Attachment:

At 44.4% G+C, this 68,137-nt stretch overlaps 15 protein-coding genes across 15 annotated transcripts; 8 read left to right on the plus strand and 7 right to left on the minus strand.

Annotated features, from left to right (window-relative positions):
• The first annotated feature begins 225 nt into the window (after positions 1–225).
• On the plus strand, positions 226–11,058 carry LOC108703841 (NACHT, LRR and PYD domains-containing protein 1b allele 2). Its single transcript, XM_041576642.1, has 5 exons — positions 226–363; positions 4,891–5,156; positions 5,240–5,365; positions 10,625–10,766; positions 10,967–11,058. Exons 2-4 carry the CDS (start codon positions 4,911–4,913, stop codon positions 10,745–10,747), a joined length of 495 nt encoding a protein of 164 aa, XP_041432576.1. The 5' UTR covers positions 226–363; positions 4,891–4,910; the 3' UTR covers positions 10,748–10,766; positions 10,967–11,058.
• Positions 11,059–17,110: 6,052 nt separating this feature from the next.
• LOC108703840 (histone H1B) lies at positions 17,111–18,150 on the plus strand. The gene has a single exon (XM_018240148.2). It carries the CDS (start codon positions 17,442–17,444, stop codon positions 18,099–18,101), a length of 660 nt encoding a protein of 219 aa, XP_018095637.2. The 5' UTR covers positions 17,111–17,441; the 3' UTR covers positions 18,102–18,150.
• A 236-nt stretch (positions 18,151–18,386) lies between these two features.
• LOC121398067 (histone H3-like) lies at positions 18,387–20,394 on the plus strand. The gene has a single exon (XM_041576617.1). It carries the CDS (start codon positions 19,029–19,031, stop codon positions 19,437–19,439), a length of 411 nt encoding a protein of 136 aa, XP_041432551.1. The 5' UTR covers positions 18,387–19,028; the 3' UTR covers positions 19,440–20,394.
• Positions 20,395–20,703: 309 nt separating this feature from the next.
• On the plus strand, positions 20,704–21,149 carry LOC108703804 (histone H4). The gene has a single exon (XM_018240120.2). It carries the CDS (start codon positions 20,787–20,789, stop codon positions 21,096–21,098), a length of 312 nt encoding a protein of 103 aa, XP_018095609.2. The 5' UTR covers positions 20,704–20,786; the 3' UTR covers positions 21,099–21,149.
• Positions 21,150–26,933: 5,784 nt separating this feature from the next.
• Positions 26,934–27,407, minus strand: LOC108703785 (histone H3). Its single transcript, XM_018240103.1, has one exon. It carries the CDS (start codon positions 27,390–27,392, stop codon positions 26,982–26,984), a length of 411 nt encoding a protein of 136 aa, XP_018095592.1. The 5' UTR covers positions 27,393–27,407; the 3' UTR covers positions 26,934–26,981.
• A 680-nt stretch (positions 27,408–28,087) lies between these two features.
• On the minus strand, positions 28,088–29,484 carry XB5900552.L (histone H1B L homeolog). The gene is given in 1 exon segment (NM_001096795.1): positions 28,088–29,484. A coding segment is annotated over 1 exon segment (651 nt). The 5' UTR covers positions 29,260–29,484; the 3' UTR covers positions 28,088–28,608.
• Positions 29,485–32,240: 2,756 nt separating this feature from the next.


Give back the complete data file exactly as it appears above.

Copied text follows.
At 44.4% G+C, this 68,137-nt stretch overlaps 15 protein-coding genes across 15 annotated transcripts; 8 read left to right on the plus strand and 7 right to left on the minus strand.

Annotated features, from left to right (window-relative positions):
• The first annotated feature begins 225 nt into the window (after positions 1–225).
• On the plus strand, positions 226–11,058 carry LOC108703841 (NACHT, LRR and PYD domains-containing protein 1b allele 2). Its single transcript, XM_041576642.1, has 5 exons — positions 226–363; positions 4,891–5,156; positions 5,240–5,365; positions 10,625–10,766; positions 10,967–11,058. Exons 2-4 carry the CDS (start codon positions 4,911–4,913, stop codon positions 10,745–10,747), a joined length of 495 nt encoding a protein of 164 aa, XP_041432576.1. The 5' UTR covers positions 226–363; positions 4,891–4,910; the 3' UTR covers positions 10,748–10,766; positions 10,967–11,058.
• Positions 11,059–17,110: 6,052 nt separating this feature from the next.
• LOC108703840 (histone H1B) lies at positions 17,111–18,150 on the plus strand. The gene has a single exon (XM_018240148.2). It carries the CDS (start codon positions 17,442–17,444, stop codon positions 18,099–18,101), a length of 660 nt encoding a protein of 219 aa, XP_018095637.2. The 5' UTR covers positions 17,111–17,441; the 3' UTR covers positions 18,102–18,150.
• A 236-nt stretch (positions 18,151–18,386) lies between these two features.
• LOC121398067 (histone H3-like) lies at positions 18,387–20,394 on the plus strand. The gene has a single exon (XM_041576617.1). It carries the CDS (start codon positions 19,029–19,031, stop codon positions 19,437–19,439), a length of 411 nt encoding a protein of 136 aa, XP_041432551.1. The 5' UTR covers positions 18,387–19,028; the 3' UTR covers positions 19,440–20,394.
• Positions 20,395–20,703: 309 nt separating this feature from the next.
• On the plus strand, positions 20,704–21,149 carry LOC108703804 (histone H4). The gene has a single exon (XM_018240120.2). It carries the CDS (start codon positions 20,787–20,789, stop codon positions 21,096–21,098), a length of 312 nt encoding a protein of 103 aa, XP_018095609.2. The 5' UTR covers positions 20,704–20,786; the 3' UTR covers positions 21,099–21,149.
• Positions 21,150–26,933: 5,784 nt separating this feature from the next.
• Positions 26,934–27,407, minus strand: LOC108703785 (histone H3). Its single transcript, XM_018240103.1, has one exon. It carries the CDS (start codon positions 27,390–27,392, stop codon positions 26,982–26,984), a length of 411 nt encoding a protein of 136 aa, XP_018095592.1. The 5' UTR covers positions 27,393–27,407; the 3' UTR covers positions 26,934–26,981.
• A 680-nt stretch (positions 27,408–28,087) lies between these two features.
• On the minus strand, positions 28,088–29,484 carry XB5900552.L (histone H1B L homeolog). The gene is given in 1 exon segment (NM_001096795.1): positions 28,088–29,484. A coding segment is annotated over 1 exon segment (651 nt). The 5' UTR covers positions 29,260–29,484; the 3' UTR covers positions 28,088–28,608.
• Positions 29,485–32,240: 2,756 nt separating this feature from the next.